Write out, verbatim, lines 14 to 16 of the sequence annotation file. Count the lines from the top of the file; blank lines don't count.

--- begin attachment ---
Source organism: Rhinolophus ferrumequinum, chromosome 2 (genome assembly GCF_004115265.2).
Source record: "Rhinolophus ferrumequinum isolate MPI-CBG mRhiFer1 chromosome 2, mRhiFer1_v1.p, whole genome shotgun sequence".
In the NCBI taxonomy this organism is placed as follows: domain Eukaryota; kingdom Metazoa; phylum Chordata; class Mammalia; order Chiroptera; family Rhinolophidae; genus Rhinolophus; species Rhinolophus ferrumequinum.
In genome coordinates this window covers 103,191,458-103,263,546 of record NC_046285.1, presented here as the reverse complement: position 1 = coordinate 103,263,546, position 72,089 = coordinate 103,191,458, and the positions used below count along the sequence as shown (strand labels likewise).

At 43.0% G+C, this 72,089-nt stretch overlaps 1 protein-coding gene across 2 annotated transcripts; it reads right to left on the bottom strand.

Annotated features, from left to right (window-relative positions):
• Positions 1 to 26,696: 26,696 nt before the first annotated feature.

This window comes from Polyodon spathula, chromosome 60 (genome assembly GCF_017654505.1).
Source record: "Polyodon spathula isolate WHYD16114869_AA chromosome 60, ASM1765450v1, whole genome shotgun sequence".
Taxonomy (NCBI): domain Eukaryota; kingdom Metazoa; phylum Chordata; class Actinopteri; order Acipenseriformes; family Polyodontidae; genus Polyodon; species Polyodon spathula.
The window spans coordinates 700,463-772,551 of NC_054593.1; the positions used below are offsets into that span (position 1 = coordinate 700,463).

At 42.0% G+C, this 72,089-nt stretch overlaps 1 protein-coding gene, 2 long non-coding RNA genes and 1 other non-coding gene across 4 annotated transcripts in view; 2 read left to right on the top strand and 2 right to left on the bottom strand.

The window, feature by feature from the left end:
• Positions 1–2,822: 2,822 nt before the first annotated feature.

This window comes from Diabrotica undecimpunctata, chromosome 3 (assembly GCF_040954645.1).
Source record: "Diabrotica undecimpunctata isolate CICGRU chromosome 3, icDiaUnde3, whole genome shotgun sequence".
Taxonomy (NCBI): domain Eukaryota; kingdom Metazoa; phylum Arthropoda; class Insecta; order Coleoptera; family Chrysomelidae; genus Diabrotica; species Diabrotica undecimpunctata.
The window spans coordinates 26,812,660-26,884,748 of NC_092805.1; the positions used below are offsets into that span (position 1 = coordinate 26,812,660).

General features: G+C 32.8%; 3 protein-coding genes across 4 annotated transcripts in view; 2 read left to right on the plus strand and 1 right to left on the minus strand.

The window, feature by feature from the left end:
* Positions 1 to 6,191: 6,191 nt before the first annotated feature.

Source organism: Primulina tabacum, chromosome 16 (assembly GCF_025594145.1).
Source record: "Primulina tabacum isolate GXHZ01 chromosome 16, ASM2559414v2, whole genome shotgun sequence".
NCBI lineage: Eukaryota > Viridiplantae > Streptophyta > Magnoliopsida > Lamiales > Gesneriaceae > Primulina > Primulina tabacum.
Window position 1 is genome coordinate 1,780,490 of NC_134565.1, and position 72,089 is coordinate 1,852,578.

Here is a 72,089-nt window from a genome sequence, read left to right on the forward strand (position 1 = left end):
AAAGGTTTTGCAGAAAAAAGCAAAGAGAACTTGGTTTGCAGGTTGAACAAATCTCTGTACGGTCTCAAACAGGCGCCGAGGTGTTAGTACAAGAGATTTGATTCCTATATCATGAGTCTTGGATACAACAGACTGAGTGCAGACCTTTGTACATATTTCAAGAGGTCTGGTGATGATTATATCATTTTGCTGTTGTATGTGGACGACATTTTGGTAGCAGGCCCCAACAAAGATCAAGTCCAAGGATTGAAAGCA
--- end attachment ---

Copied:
• Positions 1–2,822: 2,822 nt before the first annotated feature.

This window comes from Diabrotica undecimpunctata, chromosome 3 (assembly GCF_040954645.1).
Source record: "Diabrotica undecimpunctata isolate CICGRU chromosome 3, icDiaUnde3, whole genome shotgun sequence".